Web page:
HOWARD MIAL: At that time.

INTERVIEWER: Was that a civilian or military?

HOWARD MIAL: That, that was civilian.

INTERVIEWER: That was civilian.

HOWARD MIAL: Civilian, that was civilian thing, because we, the meal tickets is what we were eating off of. That was provided by the Federal Government.

INTERVIEWER: Um, can you tell us, you went by bus and so the entire units, all the train went by bus to Montford Point. Can you tell us, let's say, the first early impressions, maybe the first week or two you were in camp, what can you remember about it? How did that impress you?

HOWARD MIAL: Well, the most impressive thing was, was the regimentation, because we, our time, our time was, uh, down to the minute and you're busy learning, learning your rifle number, your serial number. See, at that time we had service numbers, we didn't have, uh, social security numbers that you have today. And orientation, uh, clothing, those things were done through us.

INTERVIEWER: When, when you came in did you have White drill instructors or African American drill instructors?

HOWARD MIAL: At that time I came, I was in Platoon 109, and that time, in my company we had nothing but Black NCOs and for drill instructors. And some PFCs, they, they didn't all have rank.

INTERVIEWER: Okay, while you were in, um, the, the training facility at Montford Point, um, did you personally encounter any racism from the officer corps or other personnel on the base or not?

HOWARD MIAL: Not, not, none, uh, because we were restricted to our activities, where we could go and could not go. I was not exposed to any prejudices 'till after basic training. That was on the, out of the confines of the camp of Montford Point.

INTERVIEWER: Okay, very good. Can you tell me something about what the spirit of the, of the men in the camp was? What do you remember about the espirit de corps or the camaraderie while you were in that basic training? Or did you have time to think about it?

HOWARD MIAL: Well, I didn't have to much to think about but the commandary that we had in there because we had an influx, I was young. And I was privileged to have some people who had been drafted, they were all in, they had some of them in there with me that had children about my age. Yes, they were drafted in there, and they, and we were all integrated.

HOWARD MIAL: (CONTINUED) And they, they were sort of like leaders, and, uh, help me out because, being a young man and not being exposed to, uh, much in life except when I was working. So they molded, help mold me to mature and go on and look at things in a grown up perspective.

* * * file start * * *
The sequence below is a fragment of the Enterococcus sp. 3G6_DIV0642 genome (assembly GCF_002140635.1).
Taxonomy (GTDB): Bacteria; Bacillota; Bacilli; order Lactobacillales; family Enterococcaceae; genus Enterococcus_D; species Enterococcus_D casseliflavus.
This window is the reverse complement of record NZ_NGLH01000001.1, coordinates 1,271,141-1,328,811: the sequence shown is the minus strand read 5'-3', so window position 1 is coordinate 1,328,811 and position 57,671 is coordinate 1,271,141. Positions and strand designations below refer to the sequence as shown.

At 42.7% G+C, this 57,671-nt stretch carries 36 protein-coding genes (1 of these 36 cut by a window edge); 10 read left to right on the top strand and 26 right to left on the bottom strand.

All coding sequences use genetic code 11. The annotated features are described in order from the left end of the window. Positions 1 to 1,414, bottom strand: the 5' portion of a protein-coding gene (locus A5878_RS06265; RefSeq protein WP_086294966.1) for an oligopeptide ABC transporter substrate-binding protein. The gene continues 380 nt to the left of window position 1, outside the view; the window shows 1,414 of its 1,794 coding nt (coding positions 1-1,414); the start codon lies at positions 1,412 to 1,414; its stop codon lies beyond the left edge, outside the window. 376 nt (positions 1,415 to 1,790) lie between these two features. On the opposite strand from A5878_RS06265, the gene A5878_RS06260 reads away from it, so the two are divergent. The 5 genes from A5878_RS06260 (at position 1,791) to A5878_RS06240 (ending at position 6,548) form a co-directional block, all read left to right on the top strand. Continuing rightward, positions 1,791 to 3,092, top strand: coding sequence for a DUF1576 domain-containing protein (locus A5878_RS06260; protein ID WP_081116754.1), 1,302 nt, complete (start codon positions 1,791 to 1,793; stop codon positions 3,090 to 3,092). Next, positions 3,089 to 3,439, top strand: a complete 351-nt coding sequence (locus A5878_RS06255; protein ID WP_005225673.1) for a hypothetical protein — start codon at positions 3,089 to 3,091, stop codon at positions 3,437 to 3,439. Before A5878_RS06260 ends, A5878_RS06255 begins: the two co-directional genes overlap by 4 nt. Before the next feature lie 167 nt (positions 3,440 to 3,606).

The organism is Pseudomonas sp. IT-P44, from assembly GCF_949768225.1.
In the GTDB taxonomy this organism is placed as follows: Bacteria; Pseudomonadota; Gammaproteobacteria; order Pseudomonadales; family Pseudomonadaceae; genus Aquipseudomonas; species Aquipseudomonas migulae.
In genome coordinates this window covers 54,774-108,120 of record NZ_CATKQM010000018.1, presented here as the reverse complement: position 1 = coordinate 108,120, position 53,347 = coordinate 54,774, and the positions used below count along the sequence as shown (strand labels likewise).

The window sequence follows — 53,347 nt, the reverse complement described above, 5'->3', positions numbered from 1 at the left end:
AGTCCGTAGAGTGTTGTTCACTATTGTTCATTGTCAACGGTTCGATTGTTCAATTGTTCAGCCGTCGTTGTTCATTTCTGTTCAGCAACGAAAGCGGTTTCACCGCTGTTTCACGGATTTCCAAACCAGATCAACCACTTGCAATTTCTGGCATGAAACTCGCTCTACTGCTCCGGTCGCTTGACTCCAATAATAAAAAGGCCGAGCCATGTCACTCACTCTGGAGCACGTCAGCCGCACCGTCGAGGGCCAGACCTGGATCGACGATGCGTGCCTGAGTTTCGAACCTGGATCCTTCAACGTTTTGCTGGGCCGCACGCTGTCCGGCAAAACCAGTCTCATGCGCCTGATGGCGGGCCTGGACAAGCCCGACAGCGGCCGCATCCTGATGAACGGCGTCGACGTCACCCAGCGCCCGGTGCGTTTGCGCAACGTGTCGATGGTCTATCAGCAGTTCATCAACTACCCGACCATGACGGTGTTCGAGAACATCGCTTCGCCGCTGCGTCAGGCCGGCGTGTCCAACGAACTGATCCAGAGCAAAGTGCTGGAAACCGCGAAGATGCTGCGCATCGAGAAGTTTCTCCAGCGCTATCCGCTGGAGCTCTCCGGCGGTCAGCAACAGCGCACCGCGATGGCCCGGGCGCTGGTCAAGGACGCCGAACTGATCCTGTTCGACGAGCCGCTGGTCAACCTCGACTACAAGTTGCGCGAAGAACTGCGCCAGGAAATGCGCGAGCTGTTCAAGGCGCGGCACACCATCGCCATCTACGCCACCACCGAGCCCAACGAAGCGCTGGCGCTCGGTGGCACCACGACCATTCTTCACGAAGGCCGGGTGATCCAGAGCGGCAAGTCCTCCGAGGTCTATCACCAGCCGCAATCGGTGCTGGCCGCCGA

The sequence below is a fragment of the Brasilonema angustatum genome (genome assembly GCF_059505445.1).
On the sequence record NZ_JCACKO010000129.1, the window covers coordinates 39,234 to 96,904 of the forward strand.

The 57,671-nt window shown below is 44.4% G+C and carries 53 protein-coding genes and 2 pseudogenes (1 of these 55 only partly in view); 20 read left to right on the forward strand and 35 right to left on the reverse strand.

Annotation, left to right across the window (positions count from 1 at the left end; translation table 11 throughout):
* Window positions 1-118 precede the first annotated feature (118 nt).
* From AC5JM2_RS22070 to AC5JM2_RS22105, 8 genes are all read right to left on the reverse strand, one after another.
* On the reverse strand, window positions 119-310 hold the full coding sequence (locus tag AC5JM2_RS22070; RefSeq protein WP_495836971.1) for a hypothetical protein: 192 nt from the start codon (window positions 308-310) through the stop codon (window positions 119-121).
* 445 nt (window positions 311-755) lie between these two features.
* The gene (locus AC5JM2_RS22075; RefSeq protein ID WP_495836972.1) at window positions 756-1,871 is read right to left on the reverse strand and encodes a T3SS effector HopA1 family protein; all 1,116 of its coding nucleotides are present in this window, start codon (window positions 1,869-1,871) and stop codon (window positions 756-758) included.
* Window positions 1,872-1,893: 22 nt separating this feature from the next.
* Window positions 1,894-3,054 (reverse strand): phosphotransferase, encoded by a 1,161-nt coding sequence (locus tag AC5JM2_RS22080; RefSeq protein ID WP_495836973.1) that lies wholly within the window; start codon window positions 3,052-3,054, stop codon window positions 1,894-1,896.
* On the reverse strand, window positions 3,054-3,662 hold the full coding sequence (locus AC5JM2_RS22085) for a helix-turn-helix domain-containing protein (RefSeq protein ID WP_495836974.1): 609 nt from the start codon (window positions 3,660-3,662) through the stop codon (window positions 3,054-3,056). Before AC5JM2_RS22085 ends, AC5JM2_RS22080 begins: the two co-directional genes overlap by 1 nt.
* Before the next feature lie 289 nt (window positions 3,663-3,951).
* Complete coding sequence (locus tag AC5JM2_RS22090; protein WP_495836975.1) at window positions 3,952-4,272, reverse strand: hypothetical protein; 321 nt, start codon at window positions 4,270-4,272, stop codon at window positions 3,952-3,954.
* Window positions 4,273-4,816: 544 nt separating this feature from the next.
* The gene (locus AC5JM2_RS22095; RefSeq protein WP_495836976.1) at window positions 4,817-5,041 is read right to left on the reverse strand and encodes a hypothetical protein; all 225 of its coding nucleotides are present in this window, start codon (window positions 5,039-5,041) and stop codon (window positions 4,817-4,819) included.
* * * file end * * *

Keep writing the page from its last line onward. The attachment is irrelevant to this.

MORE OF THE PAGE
INTERVIEWER: Well, did you have some off time at all in, in the basic, or was it all business?

HOWARD MIAL: Everything was business until you, uh, graduated after you come from rifle range and, and graduated, in fact, we didn't have a, weren't privileged to even have, our, haven't earned your emblem. That's what we called a graduation.

INTERVIEWER: Um, did you have any experiences off base, say after graduation, immediately after graduation, in which you went into some of the area towns like Wilmington, or Jacksonville, or any of the towns in, in the region?

HOWARD MIAL: Well, uh, Jacksonville (CLEARS THROAT) Jacksonville, I was the only, let's face it, when I got out I was anxious to get home. Because I got my furlough a little late, but I did know this, we would have to go to the bus station. Where we would be lined up, it will be a Black, Black line and a, and the Caucasian line. But if we were to have to fill up from the, uh, back what was left over they'd put the White on first.

HOWARD MIAL: (CONTINUED) And we would have to go get a, and on occasions they would have some bus, if it didn't we would have to wait until another bus comes in so we could get out. I know it took me seven, about 60 hours to get out of Jacksonville when I got out of boot camp.

INTERVIEWER: Was this, this was the first time you'd encountered anything like the segregation rules that had, that were then in existence in the South?

HOWARD MIAL: It was directly, but I have experienced with my family, coming down to, uh, North Carolina, because we, we are out in the Wade County area. We would come and visit some relatives and, uh, we had, I had brothers, two brothers and a sister in college. And we would drive down and, uh, in our cars we see, I was exposed after Maryland to places where we couldn't go and get food.

HOWARD MIAL: (CONTINUED) Because we'd pack lunches and keep them in our car.

INTERVIEWER: So you, you don't have much of a sense of what Jacksonville as a town was like. You evidently went home as soon as you could get home after, after getting furloughed.